• ‘His particular brand of late-capitalist pop nihilism combined with his angst-ridden gay teen characters has always reeked of superficiality.’
      • ‘The whole thing positively reeks of teen spirit, and it's marvellous.’
      • ‘The mere mention of morality reeks of back-to-basics hypocrisy.’
      • ‘The spin on the Telegraph story is so blatant that it reeks of desperation.’
      • ‘Coming as it does in a period when many cash-strapped independent schools face the prospect of mergers or closure, he suggests that the initiative reeks more of marketing than a genuine desire to stimulate debate.’
    2. 1.2archaic Give off smoke, steam, or fumes.
      ‘while temples crash, and towers in ashes reek’
      emit smoke, emit gas, smoke
      View synonyms

noun

  • 1in singular A foul smell.

    ‘the reek of cattle dung’
    • ‘The smell of cooking flesh mingles wretchedly with the reek of voided bowels and bladder.’
    • ‘She could smell the reek of salted fish on his breath and she could see the lice in his beard.’
    • ‘The sounds of gentle snoring and the reek of alcohol permeated the room.’
    • ‘Her shoes are off, and she hopes her feet don't smell - at least not enough so that he can smell them through the reek of drunkenness and cigarettes.’
    • ‘There was a reek of disinfectant in the air as some locals were deliberately splashing it over overalls, boots and vehicles just so the finger couldn't be pointed at them.’
    • ‘Like the squirrels in my garden, and the reek of fox which greeted me when I opened my front door this morning, it is a reminder that we live within nature, we do not stand outside of it.’
    • ‘I stumbled into someone's chest and immediately smelled the reek of alcohol.’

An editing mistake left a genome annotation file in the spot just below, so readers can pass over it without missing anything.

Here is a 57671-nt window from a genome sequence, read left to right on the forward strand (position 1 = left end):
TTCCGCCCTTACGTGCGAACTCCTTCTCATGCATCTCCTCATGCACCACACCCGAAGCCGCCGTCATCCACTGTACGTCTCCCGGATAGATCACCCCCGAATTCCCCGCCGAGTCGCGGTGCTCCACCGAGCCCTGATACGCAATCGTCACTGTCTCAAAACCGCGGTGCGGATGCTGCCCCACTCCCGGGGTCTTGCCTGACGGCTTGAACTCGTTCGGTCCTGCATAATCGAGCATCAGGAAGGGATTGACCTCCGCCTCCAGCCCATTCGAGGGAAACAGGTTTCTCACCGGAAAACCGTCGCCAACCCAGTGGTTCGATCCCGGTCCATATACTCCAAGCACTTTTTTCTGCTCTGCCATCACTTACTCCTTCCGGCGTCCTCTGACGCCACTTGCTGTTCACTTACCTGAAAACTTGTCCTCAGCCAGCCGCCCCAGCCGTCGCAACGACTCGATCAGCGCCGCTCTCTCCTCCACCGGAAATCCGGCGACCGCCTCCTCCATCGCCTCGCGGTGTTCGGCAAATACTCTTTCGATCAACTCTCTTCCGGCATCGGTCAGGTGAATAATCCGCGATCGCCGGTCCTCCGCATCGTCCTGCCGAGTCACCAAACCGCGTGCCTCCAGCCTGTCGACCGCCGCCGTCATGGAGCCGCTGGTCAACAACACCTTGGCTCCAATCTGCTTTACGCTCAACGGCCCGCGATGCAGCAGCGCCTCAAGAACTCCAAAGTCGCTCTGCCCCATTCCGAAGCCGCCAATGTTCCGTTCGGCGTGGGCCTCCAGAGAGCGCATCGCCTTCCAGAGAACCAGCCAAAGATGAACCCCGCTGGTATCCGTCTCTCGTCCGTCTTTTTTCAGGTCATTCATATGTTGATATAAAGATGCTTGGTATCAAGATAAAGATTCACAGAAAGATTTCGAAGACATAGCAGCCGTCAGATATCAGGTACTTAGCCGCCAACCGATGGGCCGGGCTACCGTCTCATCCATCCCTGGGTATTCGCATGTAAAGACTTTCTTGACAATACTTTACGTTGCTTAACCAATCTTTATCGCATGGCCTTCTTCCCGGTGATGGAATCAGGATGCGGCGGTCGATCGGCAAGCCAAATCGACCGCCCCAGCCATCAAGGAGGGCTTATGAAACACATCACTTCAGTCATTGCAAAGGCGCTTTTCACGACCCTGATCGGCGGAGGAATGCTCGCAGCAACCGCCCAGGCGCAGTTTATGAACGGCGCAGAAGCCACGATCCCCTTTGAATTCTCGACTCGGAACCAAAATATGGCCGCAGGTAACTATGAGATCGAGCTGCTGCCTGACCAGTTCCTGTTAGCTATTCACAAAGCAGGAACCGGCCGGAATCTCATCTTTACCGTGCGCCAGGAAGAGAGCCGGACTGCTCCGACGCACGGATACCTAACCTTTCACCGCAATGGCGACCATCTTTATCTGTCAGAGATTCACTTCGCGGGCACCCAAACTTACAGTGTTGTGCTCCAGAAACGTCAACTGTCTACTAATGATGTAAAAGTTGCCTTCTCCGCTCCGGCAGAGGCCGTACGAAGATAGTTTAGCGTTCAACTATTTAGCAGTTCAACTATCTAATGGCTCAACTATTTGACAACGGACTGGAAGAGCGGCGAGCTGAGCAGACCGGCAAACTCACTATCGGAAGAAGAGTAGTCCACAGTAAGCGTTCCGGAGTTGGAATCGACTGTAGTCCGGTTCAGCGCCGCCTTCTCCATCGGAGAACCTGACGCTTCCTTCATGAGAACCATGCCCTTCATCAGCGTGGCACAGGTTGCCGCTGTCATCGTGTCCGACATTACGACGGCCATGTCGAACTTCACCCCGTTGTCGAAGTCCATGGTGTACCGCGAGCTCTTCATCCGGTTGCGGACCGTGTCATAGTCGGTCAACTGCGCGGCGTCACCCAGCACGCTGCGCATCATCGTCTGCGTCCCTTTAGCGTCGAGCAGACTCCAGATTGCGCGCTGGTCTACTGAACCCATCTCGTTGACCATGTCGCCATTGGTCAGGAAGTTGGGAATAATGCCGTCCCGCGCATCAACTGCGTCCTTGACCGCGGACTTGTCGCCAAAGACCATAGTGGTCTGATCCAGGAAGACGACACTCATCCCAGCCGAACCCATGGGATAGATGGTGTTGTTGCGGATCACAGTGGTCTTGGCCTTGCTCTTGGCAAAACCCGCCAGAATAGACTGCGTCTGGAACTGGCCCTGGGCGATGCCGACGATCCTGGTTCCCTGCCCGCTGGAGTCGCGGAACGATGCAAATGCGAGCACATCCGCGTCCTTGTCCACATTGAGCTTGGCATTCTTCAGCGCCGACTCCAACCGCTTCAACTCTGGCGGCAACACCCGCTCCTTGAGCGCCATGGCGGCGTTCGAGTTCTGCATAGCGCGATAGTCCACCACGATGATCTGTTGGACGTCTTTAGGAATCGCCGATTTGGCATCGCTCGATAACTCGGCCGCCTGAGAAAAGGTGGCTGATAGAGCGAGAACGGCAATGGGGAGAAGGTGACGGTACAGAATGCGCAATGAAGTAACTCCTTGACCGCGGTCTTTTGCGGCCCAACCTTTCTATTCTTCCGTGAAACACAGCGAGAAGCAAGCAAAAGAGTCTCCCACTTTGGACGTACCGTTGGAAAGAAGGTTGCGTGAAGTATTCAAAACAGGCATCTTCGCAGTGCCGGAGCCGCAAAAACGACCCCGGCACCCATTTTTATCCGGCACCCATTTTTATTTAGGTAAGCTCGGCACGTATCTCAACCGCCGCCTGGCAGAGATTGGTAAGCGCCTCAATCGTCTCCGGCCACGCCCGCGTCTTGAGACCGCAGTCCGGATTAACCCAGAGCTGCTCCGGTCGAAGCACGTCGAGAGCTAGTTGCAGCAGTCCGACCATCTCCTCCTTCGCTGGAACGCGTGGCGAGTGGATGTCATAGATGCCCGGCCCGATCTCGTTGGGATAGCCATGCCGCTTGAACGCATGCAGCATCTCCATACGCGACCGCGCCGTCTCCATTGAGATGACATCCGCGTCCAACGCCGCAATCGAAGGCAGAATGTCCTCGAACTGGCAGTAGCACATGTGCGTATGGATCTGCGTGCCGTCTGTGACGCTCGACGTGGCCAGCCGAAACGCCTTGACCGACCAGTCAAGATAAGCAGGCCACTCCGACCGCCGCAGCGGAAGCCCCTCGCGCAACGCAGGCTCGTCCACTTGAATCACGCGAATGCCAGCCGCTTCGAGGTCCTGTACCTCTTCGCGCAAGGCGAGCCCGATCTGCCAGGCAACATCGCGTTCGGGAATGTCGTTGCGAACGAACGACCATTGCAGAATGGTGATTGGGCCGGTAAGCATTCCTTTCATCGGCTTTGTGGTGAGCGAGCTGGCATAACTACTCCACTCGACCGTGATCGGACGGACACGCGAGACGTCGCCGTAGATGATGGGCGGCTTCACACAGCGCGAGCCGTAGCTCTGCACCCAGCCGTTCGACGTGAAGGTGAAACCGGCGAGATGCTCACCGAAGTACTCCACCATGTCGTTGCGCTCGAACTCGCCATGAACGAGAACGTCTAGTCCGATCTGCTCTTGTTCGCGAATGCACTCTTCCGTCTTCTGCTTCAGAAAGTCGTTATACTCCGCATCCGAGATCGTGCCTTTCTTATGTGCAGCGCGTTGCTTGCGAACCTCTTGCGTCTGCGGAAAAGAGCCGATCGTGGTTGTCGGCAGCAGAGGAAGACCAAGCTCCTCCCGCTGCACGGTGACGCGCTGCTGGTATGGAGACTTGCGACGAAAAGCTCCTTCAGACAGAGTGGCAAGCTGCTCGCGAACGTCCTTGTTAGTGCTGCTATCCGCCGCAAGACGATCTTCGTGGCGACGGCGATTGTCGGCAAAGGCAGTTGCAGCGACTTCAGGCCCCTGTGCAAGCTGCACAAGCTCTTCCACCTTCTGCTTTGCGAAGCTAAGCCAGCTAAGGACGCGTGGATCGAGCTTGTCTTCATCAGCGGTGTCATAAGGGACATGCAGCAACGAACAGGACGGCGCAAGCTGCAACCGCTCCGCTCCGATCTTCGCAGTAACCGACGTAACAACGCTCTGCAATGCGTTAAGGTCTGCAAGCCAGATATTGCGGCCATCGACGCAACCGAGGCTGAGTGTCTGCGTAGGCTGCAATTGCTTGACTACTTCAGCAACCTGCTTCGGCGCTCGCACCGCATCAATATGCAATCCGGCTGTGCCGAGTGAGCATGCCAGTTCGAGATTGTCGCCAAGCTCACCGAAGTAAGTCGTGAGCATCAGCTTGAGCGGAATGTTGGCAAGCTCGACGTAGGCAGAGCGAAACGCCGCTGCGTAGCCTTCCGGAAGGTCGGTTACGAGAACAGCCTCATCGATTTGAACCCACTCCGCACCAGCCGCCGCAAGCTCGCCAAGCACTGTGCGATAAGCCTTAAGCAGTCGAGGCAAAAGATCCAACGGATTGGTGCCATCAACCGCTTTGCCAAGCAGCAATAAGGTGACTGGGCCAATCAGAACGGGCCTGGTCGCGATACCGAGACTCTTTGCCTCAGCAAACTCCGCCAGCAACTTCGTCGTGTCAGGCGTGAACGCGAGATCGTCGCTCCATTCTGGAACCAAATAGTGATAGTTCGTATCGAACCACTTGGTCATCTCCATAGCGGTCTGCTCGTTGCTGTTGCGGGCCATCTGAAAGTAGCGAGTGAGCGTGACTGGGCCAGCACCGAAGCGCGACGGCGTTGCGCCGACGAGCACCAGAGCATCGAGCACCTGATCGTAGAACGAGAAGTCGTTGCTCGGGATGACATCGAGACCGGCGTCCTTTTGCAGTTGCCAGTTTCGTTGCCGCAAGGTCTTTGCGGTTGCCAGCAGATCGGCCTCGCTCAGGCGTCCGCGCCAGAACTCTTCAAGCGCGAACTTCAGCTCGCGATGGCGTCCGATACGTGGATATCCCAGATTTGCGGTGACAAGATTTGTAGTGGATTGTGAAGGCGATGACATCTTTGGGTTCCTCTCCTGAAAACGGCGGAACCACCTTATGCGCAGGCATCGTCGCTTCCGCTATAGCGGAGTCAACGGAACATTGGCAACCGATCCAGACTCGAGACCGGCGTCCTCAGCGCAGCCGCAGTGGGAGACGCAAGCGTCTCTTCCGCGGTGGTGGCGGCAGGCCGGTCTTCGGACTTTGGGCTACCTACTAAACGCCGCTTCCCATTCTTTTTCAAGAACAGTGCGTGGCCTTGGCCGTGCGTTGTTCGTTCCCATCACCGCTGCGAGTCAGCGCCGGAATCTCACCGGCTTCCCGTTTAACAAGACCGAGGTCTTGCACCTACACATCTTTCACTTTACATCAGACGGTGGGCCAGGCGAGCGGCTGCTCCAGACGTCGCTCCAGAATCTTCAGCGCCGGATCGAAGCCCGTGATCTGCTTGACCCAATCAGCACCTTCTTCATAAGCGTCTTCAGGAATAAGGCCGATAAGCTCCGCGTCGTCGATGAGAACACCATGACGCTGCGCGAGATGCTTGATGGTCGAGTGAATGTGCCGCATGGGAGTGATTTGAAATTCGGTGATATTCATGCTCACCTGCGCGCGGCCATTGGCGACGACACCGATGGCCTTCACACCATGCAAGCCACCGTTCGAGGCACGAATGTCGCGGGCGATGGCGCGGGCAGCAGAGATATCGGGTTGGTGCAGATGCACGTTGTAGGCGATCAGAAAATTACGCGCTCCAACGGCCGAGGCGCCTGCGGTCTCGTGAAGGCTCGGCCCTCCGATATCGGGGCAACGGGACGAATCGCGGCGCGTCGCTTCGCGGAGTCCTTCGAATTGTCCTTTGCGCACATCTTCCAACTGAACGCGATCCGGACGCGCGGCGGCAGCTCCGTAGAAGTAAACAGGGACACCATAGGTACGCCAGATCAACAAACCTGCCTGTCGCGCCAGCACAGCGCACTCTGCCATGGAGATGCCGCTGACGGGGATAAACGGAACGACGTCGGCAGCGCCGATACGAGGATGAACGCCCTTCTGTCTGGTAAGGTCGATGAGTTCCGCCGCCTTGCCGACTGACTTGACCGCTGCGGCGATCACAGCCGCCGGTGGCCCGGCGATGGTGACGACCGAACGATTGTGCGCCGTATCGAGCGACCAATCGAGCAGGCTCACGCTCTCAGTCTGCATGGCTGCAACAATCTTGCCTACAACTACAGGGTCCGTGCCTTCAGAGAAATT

• ‘The air grew foul, the reek of rotting death made them heave as they picked their way through the mass of tangled bodies.’
    • ‘Several weeks after the main clean-up operation on a heavily-polluted former gasworks site at Heworth was completed, an oily reek still hangs in the air.’
    • ‘The shelves are packed with all manner of decorating options, and the reek of paint thinner fills the room.’
    • ‘The reek of moral decay is overpowering and has set in across the rainbow nation.’
    • ‘Mortimer's face went red and he leaned forward to glower inches from Croft, the reek of his breath gusting in Croft's face.’
    • ‘You catch the dry talcum smell of old ladies, which can't quite disguise the reek of stale sweat.’
    • ‘A Millfield Avenue resident living near the beck said: ‘Last night there was a real reek of diesel.’’
    • ‘Assaulted by the reek of marine detritus, a few hardy souls were taking a determined stroll down to the water, their heads bowed into the wind.’
    • ‘I suppose I could have pretended to be an investor and had a bit of fun, but the air was already thick with with the reek of manure without me adding to it.’
    • ‘Man I hate hospitals, if they're not depressing, they smell like anti-bacteria solvent, the gross part of alcohol, trying to cover up the reek of death and decay.’
    • ‘And the reek of dried urine emanating from them was so strong that I almost threw up.’
    • ‘It's dark in there, and I can smell the reek of alcohol from where I waver on the sidewalk.’
    • ‘I thought that the reason for this was the hot summers we've had - in fact the reek emanating from them has always reminded me of the whiffs in towns I've visited when on holiday in hot countries.’
    stink, bad smell, foul smell, stench, taint, effluvium
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  • 2Scottish mass noun Smoke.

    ‘he recovered himself and turned to peer through the reek’

Origin

Old English rēocan ‘give out smoke or vapour’, rēc (noun) ‘smoke’, of Germanic origin; related to Dutch rieken ‘to smell’, rook ‘smoke’, German riechen ‘to smell’, Rauch ‘smoke’.

Pronunciation

reek

/riːk/